Walt Disney (DIS) - Get Free Report, for example, got rid of parking trams at Disney World. That made sense since the trams were not built for social distancing and smaller crowds meant shorter walks to the parks.
In September Disney fully restored that service, which surprised some park visitors. Now, the theme park giant has brought back another transportation option that some thought might be gone for good.
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Disney World improves transportation
Disney World's massive property creates unique transportation challenges. Magic Kingdom, for example, is not within walking distance from its de facto parking lot, the Ticket & Transportation Center.
To get people to its signature theme park, the company offers its famed monorail and a ferry boat service. You can also ride the monorail to Epcot, between the Magic Kingdom and Epcot, and to the Contemporary, Grand Floridian, and Polynesian Resorts.
Disney World also offers a boat service between Epcot and Hollywood Studios. In 2019, the company added Skyliner, a gondola service that connects the Pop Century, Art of Animation, Caribbean Beach, and Riviera Resorts with Epcot's International Gateway and with Hollywood Studios.
Adding Skyliner made staying at the theme park's value resorts, Pop Century and Art of Animation, a lot easier. Those properties used to be served with buses, which were often stressed during peak times.
Skyliner, which is open air, did not close during the covid period, aside from areas where properties it connects were closed.
The service has been popular as it has made it faster to get between parts of the massive theme park in a way that, like the monorail, feels like a ride, not simply transportation.
Disney brings back a popular transportation choice
Disney World's size means that no one transportation solution will work.
The company has brought back another — one that many thought might be a permanent covid casualty. The theme park company disclosed the move on its Walt Disney World Cast and Community Facebook page.
"Guests at Walt Disney World will once again be able to sail across Bay Lake between Disney’s Contemporary Resort, Disney’s Wilderness Lodge, and Disney’s Fort Wilderness Resort & Campground. Marked with its signature blue flag, the watercraft 'blue route' will return for afternoon and evening voyages beginning Oct. 1, making it even easier to grab a bite to eat at neighboring resorts."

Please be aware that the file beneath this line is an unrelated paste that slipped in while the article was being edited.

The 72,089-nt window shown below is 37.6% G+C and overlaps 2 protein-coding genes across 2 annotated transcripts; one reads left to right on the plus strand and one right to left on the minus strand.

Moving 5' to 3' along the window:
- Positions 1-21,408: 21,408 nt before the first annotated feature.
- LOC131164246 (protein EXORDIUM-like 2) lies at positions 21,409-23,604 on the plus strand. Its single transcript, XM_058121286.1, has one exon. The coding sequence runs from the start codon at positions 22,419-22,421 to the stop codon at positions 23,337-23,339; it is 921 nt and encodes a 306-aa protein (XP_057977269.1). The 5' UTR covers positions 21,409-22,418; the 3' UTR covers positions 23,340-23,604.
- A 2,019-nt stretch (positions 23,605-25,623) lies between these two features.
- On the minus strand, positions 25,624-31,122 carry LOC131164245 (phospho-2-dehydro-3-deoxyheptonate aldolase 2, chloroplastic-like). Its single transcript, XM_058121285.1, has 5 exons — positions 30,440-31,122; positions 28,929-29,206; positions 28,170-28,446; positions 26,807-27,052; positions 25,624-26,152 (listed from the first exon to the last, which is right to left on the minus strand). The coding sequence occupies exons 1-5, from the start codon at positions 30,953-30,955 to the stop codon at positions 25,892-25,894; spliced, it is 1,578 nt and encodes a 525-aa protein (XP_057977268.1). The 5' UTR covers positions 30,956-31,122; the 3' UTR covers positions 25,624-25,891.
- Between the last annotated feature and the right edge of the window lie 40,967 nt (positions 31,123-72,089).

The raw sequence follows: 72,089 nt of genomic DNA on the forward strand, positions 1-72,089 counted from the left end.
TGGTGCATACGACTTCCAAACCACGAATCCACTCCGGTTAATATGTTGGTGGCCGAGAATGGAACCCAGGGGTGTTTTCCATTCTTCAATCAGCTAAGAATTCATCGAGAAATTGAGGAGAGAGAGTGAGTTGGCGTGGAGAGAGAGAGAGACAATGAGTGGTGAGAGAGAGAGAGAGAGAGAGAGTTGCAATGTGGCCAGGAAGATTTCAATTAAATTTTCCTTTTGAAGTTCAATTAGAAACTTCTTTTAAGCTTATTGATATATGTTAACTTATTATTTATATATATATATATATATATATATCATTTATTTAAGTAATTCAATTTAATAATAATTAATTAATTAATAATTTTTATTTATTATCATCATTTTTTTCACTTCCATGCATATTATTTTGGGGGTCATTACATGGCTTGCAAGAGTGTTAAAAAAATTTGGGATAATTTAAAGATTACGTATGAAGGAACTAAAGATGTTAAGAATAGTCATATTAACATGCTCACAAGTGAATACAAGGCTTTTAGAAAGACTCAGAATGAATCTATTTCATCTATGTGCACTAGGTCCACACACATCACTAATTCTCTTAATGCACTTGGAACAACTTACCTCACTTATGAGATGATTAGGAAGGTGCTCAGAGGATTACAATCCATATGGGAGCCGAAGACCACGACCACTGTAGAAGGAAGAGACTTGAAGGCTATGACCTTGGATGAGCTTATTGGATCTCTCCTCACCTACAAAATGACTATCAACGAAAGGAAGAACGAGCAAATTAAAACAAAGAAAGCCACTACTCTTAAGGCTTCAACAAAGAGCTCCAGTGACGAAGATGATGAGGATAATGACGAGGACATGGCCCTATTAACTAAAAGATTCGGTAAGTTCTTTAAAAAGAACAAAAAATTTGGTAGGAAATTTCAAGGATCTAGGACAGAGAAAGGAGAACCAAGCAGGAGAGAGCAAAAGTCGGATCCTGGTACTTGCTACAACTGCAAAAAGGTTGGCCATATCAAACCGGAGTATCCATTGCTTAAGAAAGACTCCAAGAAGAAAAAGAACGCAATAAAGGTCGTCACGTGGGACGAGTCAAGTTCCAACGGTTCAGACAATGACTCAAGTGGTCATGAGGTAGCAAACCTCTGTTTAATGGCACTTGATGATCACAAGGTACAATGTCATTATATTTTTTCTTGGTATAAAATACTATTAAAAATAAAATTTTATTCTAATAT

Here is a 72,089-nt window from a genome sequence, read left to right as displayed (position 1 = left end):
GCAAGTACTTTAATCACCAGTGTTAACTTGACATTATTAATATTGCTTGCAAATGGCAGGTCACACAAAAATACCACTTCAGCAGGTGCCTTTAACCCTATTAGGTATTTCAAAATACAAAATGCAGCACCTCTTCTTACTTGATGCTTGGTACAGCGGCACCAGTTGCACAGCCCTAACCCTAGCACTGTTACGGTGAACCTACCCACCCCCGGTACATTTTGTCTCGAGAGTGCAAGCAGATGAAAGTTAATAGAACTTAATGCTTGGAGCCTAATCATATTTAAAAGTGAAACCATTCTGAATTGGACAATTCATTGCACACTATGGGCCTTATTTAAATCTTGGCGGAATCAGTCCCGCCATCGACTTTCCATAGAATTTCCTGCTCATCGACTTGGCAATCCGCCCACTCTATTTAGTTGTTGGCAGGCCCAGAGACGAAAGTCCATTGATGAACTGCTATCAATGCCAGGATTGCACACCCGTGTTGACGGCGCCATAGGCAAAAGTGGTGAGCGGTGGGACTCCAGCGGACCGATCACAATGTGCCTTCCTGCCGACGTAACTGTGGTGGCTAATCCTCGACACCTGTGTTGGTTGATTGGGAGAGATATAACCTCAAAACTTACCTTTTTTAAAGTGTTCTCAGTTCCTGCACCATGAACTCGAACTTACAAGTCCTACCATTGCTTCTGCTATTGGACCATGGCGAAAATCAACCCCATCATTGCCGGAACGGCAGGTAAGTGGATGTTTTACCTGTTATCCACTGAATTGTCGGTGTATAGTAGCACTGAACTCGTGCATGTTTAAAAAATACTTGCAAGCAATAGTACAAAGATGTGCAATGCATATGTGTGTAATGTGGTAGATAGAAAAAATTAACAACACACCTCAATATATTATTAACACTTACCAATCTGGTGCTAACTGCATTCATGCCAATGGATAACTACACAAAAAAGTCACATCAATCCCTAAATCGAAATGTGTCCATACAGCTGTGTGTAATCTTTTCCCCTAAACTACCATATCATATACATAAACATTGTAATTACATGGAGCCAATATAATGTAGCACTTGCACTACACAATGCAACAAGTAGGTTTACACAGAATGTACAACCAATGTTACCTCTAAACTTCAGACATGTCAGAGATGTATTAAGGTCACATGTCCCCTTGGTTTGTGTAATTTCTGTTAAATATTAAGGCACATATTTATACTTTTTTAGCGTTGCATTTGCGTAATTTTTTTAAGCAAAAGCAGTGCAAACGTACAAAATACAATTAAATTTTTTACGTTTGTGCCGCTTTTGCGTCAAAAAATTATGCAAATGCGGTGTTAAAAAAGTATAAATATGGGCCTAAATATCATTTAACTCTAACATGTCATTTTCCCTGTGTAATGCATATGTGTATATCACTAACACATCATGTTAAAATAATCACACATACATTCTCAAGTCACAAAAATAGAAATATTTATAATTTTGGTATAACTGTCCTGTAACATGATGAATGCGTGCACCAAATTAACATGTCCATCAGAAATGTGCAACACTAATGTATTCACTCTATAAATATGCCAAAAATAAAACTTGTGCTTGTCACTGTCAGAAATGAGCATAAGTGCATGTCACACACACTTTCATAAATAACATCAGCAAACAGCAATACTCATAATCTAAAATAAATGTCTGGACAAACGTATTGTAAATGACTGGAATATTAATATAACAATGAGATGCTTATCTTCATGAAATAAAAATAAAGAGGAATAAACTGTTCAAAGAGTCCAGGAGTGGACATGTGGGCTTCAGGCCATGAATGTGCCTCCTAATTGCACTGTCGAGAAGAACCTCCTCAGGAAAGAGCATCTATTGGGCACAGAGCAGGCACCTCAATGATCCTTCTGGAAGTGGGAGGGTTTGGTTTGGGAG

That was met with excitement from followers of the page.
"I had almost given up hope on this completely! I am so happy to see this service return," Denis Iverson McGilvery wrote.
That was the general sentiment shared by hundreds of followers, while a few hoped for even more returns to service.
"This is great news! Hoping to see the second launch at Disney Springs open up soon as well," Elizabeth Kelley added.social distancing pandemic
Working with Communities: The Importance of Partnerships in Our Industry’s Success
NAIOP’s 2023 chair talks about four topics that often arise during his visits to chapters across North America: community relations, e-commerce, EV trends…
Since assuming the position of NAIOP chair in January, I’ve had the pleasure of visiting chapters from Orlando to Milwaukee to SoCal, talking with thousands of members about current market conditions, the forces impacting our industry, and our future as an organization. Four topics have frequently arisen during these conversations, regardless of chapter location or size. These include: